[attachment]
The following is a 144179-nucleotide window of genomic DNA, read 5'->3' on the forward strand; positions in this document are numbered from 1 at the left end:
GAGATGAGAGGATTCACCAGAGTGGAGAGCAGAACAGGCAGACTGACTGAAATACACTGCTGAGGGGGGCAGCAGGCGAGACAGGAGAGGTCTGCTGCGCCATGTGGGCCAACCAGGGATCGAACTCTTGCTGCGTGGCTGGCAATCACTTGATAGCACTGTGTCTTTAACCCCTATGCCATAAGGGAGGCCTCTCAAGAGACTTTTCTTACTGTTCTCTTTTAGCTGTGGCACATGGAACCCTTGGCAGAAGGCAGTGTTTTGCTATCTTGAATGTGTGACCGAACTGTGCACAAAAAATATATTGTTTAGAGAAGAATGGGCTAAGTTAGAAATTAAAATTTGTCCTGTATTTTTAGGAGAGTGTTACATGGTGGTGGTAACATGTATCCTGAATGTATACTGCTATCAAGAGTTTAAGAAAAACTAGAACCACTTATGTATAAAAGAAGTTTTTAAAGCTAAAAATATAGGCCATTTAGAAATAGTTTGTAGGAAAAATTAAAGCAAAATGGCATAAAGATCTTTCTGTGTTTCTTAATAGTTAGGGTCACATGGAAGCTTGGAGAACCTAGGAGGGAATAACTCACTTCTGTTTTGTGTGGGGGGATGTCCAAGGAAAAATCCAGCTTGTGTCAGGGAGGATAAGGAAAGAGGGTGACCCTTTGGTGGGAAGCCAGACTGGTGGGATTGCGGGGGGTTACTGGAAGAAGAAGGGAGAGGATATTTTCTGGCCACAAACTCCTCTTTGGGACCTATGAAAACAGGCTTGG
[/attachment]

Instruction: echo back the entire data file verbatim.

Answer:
The following is a 144179-nucleotide window of genomic DNA, read 5'->3' on the forward strand; positions in this document are numbered from 1 at the left end:
GAGATGAGAGGATTCACCAGAGTGGAGAGCAGAACAGGCAGACTGACTGAAATACACTGCTGAGGGGGGCAGCAGGCGAGACAGGAGAGGTCTGCTGCGCCATGTGGGCCAACCAGGGATCGAACTCTTGCTGCGTGGCTGGCAATCACTTGATAGCACTGTGTCTTTAACCCCTATGCCATAAGGGAGGCCTCTCAAGAGACTTTTCTTACTGTTCTCTTTTAGCTGTGGCACATGGAACCCTTGGCAGAAGGCAGTGTTTTGCTATCTTGAATGTGTGACCGAACTGTGCACAAAAAATATATTGTTTAGAGAAGAATGGGCTAAGTTAGAAATTAAAATTTGTCCTGTATTTTTAGGAGAGTGTTACATGGTGGTGGTAACATGTATCCTGAATGTATACTGCTATCAAGAGTTTAAGAAAAACTAGAACCACTTATGTATAAAAGAAGTTTTTAAAGCTAAAAATATAGGCCATTTAGAAATAGTTTGTAGGAAAAATTAAAGCAAAATGGCATAAAGATCTTTCTGTGTTTCTTAATAGTTAGGGTCACATGGAAGCTTGGAGAACCTAGGAGGGAATAACTCACTTCTGTTTTGTGTGGGGGGATGTCCAAGGAAAAATCCAGCTTGTGTCAGGGAGGATAAGGAAAGAGGGTGACCCTTTGGTGGGAAGCCAGACTGGTGGGATTGCGGGGGGTTACTGGAAGAAGAAGGGAGAGGATATTTTCTGGCCACAAACTCCTCTTTGGGACCTATGAAAACAGGCTTGG